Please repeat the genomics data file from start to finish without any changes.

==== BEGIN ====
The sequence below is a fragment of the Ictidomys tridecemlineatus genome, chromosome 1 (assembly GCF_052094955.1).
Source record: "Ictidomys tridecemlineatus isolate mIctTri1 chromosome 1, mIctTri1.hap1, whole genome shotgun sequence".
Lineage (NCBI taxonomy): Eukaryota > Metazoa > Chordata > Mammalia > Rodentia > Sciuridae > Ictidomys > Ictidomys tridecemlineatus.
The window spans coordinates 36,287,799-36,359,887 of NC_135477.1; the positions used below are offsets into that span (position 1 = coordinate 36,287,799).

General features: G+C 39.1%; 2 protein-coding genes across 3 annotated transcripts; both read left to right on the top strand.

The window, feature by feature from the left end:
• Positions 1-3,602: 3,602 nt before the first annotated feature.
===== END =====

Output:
The sequence below is a fragment of the Ictidomys tridecemlineatus genome, chromosome 1 (assembly GCF_052094955.1).
Source record: "Ictidomys tridecemlineatus isolate mIctTri1 chromosome 1, mIctTri1.hap1, whole genome shotgun sequence".
Lineage (NCBI taxonomy): Eukaryota > Metazoa > Chordata > Mammalia > Rodentia > Sciuridae > Ictidomys > Ictidomys tridecemlineatus.
The window spans coordinates 36,287,799-36,359,887 of NC_135477.1; the positions used below are offsets into that span (position 1 = coordinate 36,287,799).

General features: G+C 39.1%; 2 protein-coding genes across 3 annotated transcripts; both read left to right on the top strand.

The window, feature by feature from the left end:
• Positions 1-3,602: 3,602 nt before the first annotated feature.